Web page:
Transit-Oriented Areas

Bill 47 – Housing Statutes (Transit Oriented Areas) Amendment Act is intended to establish transit-supported densities adjacent to transit stations. These areas are referred to as Transit Oriented Areas (TOAs) and are designated around prescribed transit stations to help achieve the goals of transit oriented development. The goals include a diversity of housing types, a wide range of employment opportunities, amenities, and services within a 15- to 20-minute walk. 

TOA Regulation 674 identifies three bus exchanges in Nanaimo: Woodgrove, Country Club, and Vancouver Island University (VIU). Lands within a 400-meter radius of the centre point of the bus exchange, are subject to the following minimum densities, heights, and off-street parking requirements as shown in table below.  

Click the links below to view maps of the lands subject to the TOA Legislation:

The Province is requiring local governments to adopt the new TOA legislation by June 30, 2024. For more information on  what this means for Nanaimo, refer to the March 25, 2024 GPC | Agenda | Transit-Oriented Areas Staff Report.

Next Steps

Council gave 1st, 2nd and 3rd reading to the Transit-Oriented Areas Designation bylaw at the May 6, 2024 Council meeting. Final reading and adoption will be considering at the June 17, 2024 Council meeting. Council also gave 1st and 2nd reading to the Off-Street Parking Regulations Amendment Bylaw at the May 6, 2024 Council meeting. A public hearing is required prior to consideration of third reading and adoption of the Off-Street Parking Regulations Amendment Bylaw. This is scheduled to occur in late June 2024. Stay tuned to this webpage for the specific date.   

Stay Up-To-Date

As the City works through the changes needed to comply with this initiative, we want to ensure Nanaimo residents and businesses are aware of the related impacts and how they will affect our community. Information on the upcoming changes and updates will be communicated to the community both in digital and print formats. These include: the City's website, social media platforms, e-notifications (e.g. My Nanaimo This Week), press releases, online information sessions, handout and tax notice newsletter. Stay tuned!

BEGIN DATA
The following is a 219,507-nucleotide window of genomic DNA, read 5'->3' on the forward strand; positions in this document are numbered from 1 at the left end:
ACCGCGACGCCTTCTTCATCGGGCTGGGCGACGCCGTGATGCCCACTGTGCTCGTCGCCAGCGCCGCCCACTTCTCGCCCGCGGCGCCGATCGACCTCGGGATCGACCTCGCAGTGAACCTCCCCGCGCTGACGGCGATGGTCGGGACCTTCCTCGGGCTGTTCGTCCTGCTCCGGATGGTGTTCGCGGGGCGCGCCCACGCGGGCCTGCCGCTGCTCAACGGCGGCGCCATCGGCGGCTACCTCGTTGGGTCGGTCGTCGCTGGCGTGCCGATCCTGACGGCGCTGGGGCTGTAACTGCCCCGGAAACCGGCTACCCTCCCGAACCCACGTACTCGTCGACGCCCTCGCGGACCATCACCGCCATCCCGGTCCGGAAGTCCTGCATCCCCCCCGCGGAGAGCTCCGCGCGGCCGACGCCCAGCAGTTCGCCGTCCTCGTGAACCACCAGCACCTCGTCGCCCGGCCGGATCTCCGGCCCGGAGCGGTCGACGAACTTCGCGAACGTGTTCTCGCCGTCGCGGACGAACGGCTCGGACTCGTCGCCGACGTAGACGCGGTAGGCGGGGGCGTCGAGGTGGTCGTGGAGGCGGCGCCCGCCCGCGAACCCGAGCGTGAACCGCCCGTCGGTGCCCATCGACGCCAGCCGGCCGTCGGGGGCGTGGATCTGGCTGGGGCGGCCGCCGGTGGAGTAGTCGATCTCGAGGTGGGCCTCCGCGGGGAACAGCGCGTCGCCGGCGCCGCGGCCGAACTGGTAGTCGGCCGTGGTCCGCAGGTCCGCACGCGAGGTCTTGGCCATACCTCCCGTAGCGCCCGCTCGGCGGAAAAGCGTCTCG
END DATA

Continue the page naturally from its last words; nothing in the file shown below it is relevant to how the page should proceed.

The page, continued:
Frequently Asked Questions

How will the rezoning process work in Transit Oriented Areas (TOAs)?
There is no requirement to pro-actively zone to the prescribed heights and densities in TOAs. The Minimum Allowable Density Framework does not change the existing rezoning process of a local government. See page 22 of the TOA Provincial Policy Manual. 

Will developers have to build to the minimum allowable density requirements?
There are no requirements for developers to build to the minimum density requirements. The Provincial density requirements are minimum allowable densities that establish an ‘envelope’ for development that cannot be denied based on the density being too high if the density is within the Provincial envelope. See page 10 of the TOA Provincial Policy Manual.

In a mixed-use building, would non-residential uses (e.g., commercial) contribute to the minimum allowable density?